An Introduction to Creative Writing

Posted on - Last Modified on

Creative writing is any form of writing that is meant to educate and entertain. It places emphasis on character development and narrative. If the work conveys not just information, but also emotions and thoughts, then it is creative in nature. For this reason, creative writing can be fictional or non-fictional.

Categories and Examples of Creative Writing

Poetry writing: Creative writing can be presented in the form of poems that can tackle real life issues or fictional characters. Since many songs are usually poetical in nature, song writing may also fall under this category.

Fictional writing: Written works such as novels, short stories, and screenplays fall under this category.

Non-fictional writing: Written works such as feature articles, personal essays, and biographies are all creatively written articles.

Creative Writing Elements

Three major elements are used in most creatively written pieces. These include setting, character, and plot. Other writing elements that can be used include theme, dialogue, point of view and style.

1.     Plot

A plot of a story refers to the storyline. The flow of the story, how different events occur in relation to one another in a cause-effect manner is what the plot is all about.

Without the plot, your creative writing attempts will not achieve any emotional effect on your readers. All you will have is a collection of sentences and paragraphs that do not make any sense whatsoever.

For example, a woman who becomes a murderer and a woman whose child was killed are two different things altogether. However, if you can base your story on how a woman became a serial killer because her child was murdered, you will have the bare bones of your plot. Your work should then focus on tying everything together.

2.     Character

A character refers to a person or even animal, with a personality that is important to the development of a creatively written work.

You must take the time to define characters whose personalities are consistent throughout the story. Some of the details you should add for each character include appearance, family background, mannerisms, age, belief system, speech, job description, and marital status among other things. Your characters must be multifaceted and believable to your readers.

3.     Setting

The setting refers to the location in which the story takes place. It also refers to the period during which the story takes place.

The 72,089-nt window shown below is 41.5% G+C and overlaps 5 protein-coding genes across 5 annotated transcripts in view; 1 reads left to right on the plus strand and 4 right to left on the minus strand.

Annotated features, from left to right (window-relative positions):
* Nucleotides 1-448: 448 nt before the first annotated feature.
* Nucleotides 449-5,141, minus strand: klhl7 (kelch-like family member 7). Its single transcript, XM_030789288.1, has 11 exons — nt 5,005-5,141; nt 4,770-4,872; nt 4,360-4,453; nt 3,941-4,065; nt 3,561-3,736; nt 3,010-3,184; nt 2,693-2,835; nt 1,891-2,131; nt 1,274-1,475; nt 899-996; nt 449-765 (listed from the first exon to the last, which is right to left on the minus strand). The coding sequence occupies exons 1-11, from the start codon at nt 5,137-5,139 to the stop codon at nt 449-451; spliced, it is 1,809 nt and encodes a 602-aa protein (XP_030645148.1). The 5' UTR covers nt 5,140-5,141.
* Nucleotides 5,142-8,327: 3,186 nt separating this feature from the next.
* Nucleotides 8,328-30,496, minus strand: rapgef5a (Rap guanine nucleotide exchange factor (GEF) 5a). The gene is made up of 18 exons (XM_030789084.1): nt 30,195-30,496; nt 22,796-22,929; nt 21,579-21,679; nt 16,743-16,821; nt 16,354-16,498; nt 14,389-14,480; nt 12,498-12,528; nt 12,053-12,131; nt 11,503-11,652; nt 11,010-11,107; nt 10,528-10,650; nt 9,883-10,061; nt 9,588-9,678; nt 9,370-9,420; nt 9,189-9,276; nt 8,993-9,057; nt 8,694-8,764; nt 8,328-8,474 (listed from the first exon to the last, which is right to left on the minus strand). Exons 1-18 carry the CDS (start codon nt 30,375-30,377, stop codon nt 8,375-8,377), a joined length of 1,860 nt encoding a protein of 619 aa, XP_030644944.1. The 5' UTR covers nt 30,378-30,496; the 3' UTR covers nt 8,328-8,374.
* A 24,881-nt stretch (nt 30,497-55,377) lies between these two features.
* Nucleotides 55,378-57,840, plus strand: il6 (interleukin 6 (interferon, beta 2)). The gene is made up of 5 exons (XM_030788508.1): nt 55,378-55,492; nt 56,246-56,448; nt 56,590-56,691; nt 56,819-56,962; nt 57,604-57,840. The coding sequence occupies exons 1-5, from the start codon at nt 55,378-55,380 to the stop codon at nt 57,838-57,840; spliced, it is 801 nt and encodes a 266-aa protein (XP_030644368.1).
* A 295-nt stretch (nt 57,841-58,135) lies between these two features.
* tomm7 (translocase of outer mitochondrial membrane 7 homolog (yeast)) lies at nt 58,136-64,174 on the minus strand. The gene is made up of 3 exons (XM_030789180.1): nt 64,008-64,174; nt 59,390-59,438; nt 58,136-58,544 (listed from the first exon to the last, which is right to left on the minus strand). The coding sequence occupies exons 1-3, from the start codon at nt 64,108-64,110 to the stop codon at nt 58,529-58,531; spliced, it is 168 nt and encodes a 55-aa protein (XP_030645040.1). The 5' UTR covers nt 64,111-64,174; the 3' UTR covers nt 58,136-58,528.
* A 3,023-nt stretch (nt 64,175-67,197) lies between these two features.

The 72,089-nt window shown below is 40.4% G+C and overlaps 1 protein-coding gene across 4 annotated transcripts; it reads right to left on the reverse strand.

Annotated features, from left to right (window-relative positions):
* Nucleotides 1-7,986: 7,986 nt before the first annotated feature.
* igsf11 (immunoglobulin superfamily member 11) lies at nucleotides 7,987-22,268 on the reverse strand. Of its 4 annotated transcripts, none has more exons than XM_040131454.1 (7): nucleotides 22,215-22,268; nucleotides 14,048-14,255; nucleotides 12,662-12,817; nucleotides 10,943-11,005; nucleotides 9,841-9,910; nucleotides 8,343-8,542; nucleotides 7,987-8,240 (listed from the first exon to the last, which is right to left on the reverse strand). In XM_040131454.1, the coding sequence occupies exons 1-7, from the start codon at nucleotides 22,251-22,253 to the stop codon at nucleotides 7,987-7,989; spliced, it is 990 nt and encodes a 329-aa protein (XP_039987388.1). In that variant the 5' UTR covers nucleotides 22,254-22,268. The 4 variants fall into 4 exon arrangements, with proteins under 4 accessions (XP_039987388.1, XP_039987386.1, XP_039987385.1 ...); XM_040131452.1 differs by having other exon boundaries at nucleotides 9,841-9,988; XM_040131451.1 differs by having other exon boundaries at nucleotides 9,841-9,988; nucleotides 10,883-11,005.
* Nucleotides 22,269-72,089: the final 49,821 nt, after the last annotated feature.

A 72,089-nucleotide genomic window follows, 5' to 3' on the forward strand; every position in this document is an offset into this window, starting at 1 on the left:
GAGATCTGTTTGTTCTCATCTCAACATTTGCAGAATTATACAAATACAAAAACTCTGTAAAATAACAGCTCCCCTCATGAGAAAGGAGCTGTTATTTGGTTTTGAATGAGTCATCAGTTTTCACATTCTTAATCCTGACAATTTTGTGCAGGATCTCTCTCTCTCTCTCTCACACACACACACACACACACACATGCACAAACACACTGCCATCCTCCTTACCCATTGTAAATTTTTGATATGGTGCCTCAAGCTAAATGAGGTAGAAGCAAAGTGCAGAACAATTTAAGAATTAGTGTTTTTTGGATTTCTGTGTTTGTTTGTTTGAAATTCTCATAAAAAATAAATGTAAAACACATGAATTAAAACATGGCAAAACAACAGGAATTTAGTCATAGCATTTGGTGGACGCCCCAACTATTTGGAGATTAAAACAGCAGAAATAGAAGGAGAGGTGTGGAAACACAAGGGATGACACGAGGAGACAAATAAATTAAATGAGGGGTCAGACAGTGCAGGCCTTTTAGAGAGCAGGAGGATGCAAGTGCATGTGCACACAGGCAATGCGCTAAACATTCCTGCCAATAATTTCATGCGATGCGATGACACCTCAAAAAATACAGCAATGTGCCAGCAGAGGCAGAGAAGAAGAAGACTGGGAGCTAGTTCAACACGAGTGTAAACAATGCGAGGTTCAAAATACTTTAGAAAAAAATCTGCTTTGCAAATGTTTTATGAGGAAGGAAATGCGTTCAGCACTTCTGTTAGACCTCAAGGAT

The setting of a story is an important aspect of creative writing. It affects the mannerisms of the characters as well as the overall mood of the story. The plot should therefore be consistent with the setting.

If you are writing about life in the Middle Ages for example, there is no way you can write about people driving vehicles. Cars did not exist during those times. Writing otherwise will only work if an element of fantasy and time travel exists in your story.

4.     Narration

Narration refers to the techniques that authors use to present the story from start to finish. It covers the point of view (1st, 2nd, 3rd person points of view), the voice, and period. It should be consistent throughout the story based on the audience you intend to reach.

5.     Dialogue

Dialogue is used to refer to verbal exchanges between one or more characters. It should be consistent with the character depending on the established personality, action, and situation.


Creative writing is a skill that you should master if you want to educate and entertain readers.  It provides you with the best way to communicate your thoughts and emotions.

Posted 30 March, 2015


Content Marketing Writer

I have been a freelance writer since 2011 and writing is my passion. I take pride in creating informative yet clear content that readers will appreciate and learn from. My work always speaks for itself. I have written SEO and general content articles by the hundreds. Some of the articles that I have written about revolve around topics such as budgeting, saving, investments, freelancing, SEO, aff...

Next Article

The Anatomy of a Good Review Article